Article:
What's Your Process Blogfest!

Tuesday, January 18, 2011




As we all (hopefully) know, today is the What’s Your Process Blogfest! over at Shallee’s blog Life, the Universe, and Writing. If you just found out, I’m sure it’s not too late to sign up and share your process.

Shallee mentioned some fancy ways to use Word (which probably aren’t really that fancy, but I still hadn’t heard about them until today. Useful stuff!) I’ve only written one first draft so I’m definitely not an expert, but I’ll still let you know how I went about it.

Firstly, I thought I would be a pantser, but it turned out I’m a plotter. A relatively detailed plotter. Either that, or maybe it’s the fact that I write so much slower than I plot that by the third chapter I had a detailed plot. Which worked for me, because something about not knowing how the novel would end, or what will happen next, or if it will all turn out okay made me really anxious and paralyzed my writing, so I had to figure it out before I could go on.

Abby Annis wrote a post about using post-its to help plan your chapters so I started out doing that, but the sticky notes kept falling off my dresser, and I moved onto fancier technology—PowerPoint. Very handy. I recommend it. You can move your slides around, and add new ones wherever you need them, and they don’t get lost under your dresser.

So after I transferred my sticky notes to PowerPoint slides, I arranged them around to my satisfaction. Each slide was a scene, and I moved them around till I got chapters. I found it really helpful to be able to see all the slides in front of me so I could “read” though my novel in a few minutes and check for pacing, and whether I’m missing something, and make sure there’s enough variety between the types of scenes (not too many action scenes right beside each other because they desensitize the reader, and not too many non-action scenes because they lead to snoozing).

As for how I actually write, I usually don’t write linearly because it becomes tedious for me. But I do write semi-linearly, as in I write up to a point, skip forward to write one or two scenes, and then come back to that first point, and continue. Writing a scene towards the end of the novel sometimes helps with fleshing scenes that happen earlier, especially if you need to add detail or foreshadowing to those earlier scenes. (If you already know what the later scenes sound like, it’s easy to slip in a few things here and there when you go back to write the earlier scenes.)

And that’s how I wrote my first draft. It’s at about 95,000 words right now, and I’m revising it, and trying not to freak out because it feels like it’s going to be just as difficult as writing it from scratch.


How about you? Is your process similar? Any revision tips are greatly appreciated : ) I look forward to reading everybody else’s entries!


28 comments:

Kari Marie said...

I don't have any revision tips, but I like your visual process with PowerPoint. Sounds similar to some software programs I've heard of. I use ywriter which doesn't have that capability.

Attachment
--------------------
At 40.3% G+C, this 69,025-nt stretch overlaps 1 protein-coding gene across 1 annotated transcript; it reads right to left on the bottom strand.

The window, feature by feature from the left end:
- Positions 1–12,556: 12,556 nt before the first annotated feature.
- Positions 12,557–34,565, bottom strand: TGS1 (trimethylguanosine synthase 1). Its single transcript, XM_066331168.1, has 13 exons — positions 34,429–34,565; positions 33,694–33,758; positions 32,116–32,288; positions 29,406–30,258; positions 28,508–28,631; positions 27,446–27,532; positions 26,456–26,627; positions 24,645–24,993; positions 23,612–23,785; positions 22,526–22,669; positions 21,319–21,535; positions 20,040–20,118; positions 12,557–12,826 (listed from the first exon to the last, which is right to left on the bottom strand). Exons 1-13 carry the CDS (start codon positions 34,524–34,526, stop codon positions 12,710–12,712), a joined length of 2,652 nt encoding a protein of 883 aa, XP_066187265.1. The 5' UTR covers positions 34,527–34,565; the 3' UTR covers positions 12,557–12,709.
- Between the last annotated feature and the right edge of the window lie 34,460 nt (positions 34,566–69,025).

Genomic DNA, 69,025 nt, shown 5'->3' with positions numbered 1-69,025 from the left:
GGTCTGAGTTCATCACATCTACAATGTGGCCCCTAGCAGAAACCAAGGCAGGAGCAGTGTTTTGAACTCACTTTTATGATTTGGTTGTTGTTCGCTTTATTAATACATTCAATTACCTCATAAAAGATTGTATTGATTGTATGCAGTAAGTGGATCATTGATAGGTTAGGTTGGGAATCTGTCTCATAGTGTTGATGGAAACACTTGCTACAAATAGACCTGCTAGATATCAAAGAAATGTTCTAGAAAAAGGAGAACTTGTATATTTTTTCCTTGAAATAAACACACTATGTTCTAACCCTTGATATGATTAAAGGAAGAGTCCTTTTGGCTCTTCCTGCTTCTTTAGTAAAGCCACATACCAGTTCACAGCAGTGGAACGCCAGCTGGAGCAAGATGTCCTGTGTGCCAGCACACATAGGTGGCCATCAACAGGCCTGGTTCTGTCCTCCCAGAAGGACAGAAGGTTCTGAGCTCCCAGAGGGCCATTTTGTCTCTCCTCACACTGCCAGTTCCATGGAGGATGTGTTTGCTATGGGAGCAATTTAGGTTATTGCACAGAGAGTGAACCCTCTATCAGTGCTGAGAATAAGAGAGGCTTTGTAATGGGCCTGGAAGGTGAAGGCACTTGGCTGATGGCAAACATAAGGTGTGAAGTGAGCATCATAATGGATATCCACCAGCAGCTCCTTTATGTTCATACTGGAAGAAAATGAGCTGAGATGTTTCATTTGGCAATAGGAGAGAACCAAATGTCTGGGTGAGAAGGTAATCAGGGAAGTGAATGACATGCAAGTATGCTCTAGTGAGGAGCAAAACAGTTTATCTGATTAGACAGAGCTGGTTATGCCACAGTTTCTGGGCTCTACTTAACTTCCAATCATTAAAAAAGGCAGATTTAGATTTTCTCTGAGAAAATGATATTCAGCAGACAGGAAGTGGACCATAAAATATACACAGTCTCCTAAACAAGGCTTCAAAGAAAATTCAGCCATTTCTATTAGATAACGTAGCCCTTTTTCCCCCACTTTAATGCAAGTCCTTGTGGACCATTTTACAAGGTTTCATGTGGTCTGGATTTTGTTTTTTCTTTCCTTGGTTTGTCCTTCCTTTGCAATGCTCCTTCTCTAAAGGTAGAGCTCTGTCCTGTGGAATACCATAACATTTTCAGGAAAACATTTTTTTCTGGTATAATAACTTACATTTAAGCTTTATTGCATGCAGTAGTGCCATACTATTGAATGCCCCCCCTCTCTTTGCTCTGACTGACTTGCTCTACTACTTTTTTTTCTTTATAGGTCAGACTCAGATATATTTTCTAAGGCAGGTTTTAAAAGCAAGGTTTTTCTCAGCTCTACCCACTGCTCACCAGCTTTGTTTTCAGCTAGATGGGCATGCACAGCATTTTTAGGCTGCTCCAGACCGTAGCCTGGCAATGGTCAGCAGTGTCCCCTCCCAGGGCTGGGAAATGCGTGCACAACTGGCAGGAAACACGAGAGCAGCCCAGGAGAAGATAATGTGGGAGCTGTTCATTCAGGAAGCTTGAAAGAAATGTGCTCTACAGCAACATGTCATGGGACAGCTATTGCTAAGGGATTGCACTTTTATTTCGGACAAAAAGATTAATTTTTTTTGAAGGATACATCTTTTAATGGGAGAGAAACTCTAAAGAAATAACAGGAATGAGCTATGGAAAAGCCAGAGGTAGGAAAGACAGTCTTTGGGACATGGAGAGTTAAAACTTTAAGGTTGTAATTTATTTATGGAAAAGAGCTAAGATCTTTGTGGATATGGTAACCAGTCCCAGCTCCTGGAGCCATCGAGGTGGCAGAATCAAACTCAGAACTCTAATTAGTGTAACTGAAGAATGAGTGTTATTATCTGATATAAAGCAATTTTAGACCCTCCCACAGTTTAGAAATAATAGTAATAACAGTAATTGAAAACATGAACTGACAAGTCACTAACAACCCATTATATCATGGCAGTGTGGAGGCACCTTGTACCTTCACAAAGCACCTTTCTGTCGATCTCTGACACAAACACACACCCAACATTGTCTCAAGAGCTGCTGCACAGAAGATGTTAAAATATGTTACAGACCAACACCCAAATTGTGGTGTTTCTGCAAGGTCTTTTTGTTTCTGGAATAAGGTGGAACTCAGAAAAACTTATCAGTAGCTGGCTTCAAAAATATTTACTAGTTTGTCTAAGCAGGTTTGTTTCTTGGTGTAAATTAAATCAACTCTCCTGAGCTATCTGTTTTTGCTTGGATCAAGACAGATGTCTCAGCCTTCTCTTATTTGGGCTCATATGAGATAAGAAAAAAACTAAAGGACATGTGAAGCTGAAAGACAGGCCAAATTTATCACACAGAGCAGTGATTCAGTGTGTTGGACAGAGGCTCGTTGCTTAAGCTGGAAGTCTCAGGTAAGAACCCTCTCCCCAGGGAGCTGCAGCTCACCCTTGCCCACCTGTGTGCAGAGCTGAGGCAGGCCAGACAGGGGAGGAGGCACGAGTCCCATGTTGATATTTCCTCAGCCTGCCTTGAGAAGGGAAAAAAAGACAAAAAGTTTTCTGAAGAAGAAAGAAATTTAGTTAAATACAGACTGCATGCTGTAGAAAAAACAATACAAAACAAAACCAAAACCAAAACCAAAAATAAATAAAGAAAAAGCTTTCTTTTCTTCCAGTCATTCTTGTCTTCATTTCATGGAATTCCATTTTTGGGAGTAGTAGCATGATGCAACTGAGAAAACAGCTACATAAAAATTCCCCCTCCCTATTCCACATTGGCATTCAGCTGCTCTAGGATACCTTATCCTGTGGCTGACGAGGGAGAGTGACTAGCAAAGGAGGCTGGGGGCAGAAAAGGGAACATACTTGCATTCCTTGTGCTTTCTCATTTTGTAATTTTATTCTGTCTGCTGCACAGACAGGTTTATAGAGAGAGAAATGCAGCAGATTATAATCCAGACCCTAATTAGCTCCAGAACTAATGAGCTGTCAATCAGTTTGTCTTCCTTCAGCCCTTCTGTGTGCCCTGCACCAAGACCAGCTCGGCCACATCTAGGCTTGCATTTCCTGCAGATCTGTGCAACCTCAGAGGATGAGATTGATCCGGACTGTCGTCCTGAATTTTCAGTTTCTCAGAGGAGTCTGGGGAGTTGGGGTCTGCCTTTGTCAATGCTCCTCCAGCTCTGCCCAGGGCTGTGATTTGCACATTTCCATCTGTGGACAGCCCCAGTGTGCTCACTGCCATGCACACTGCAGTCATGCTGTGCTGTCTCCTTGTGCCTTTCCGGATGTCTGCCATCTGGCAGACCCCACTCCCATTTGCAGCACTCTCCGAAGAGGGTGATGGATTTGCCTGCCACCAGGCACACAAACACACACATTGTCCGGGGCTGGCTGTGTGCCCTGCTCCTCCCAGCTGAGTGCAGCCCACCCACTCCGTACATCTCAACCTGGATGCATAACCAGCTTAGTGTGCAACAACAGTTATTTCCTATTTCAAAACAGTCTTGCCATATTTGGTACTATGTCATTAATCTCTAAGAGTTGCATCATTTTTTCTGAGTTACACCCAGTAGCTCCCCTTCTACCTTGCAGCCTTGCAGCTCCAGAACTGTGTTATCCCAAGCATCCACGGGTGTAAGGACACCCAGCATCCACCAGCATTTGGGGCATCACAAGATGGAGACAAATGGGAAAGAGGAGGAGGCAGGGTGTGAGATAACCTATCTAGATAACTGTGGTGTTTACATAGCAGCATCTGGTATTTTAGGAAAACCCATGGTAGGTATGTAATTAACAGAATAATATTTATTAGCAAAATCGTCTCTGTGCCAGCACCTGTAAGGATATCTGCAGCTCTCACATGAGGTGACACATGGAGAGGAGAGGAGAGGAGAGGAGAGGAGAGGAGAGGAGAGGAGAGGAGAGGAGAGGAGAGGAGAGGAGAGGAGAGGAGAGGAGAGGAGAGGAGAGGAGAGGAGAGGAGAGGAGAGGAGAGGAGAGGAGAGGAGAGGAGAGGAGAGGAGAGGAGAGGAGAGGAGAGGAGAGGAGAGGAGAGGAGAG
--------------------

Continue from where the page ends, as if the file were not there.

Margo Kelly said...

great ideas! Revision tips? Read Donald Maass' book: Fire in the Fiction

Karen Akins said...

PowerPoint's a good idea. I write my beats on index cards and keep them in a little binder that I can easily pop open and shuffle around. Plus, I love that sense of satisfaction of physically turning the page and moving forward while I'm drafting. :)

Francine Howarth said...

Hi,

Nice to meet you. Love your muse!

So, you're a butterfly writer, flitting backwards and forwards from scene to scene when the mood grabs you: bit like directing a movie, scene takes shot out of sequence. That would drive me nuts. :o

best
F

Elaine AM Smith said...

I'm impressed you can flit from scene to scene - I'm very linear. I love the idea of post-it-in-powerpoint. It will save the ones I sellotape to my shelf from falling off or being in the wrong order ;)

Elena Solodow said...

I've never been able to write out of order, but it sounds like with PowerPoint you can keep yourself on track!

Shallee said...

Ooh, I never thought about using PowerPoint! That's a great idea. I've heard a few people mention using Scrivener as well (it has virtual sticky notes), so I might try that too when it comes out for PC next month.

Thanks for sharing your process!

gabi said...

Great idea using PowerPoint like index cards! I myself am a fan of Scrivener because it has the index card function built in. I would definitely recommend, though I've found it's better for first drafts than for revision (at least that's true for my writing.)

Awesome post! And I like your purrinator muse. :)

SariBelle said...

PowerPoint for scene cards is a great idea. I've never heard that one before.
I'm a completely linear writer. No jumping around for me. It's so interesting to hear how other people write.

Kat O'Keeffe said...

Oooh I second Margo Kelly: Donald Maass' The Fire in the Fiction is a great book, it's helping me so much with revisions! Also, Self-Editing for Fiction Writers by Browne and King.

Another revision tip I'm especially fond of: breaking the ms into smaller parts and working on one section at time. Makes it so much more manageable, and it's easier to move forward when you know that you already have a good chunk polished and pretty!

WritingNut said...

This is a great idea.

I get to start the hard core (I've only done some minor stuff so far) revision process in two weeks, and I'm getting very nervous.

I've heard it's good to separate your MS into chunks, as well as edit out of order with regards to pages (it helps you to catch the repetition, etc.).

Lynda Young said...

Using powerpoint to plot is a good idea. I still like my stick notes though. I combine them with my whiteboard.

Abby Annis said...

Great tip with the PowerPoint! I couldn't live without my computer for most writerly things, but I love the Post-its because I can be more hands-on with them. I can scribble notes (and doodles) in the corners and shuffle them around. I will admit, I do have an unnatural love for office supplies, so maybe that's all it is. ;) Best thing about them, though, is I don't have to click off my ms to look at them.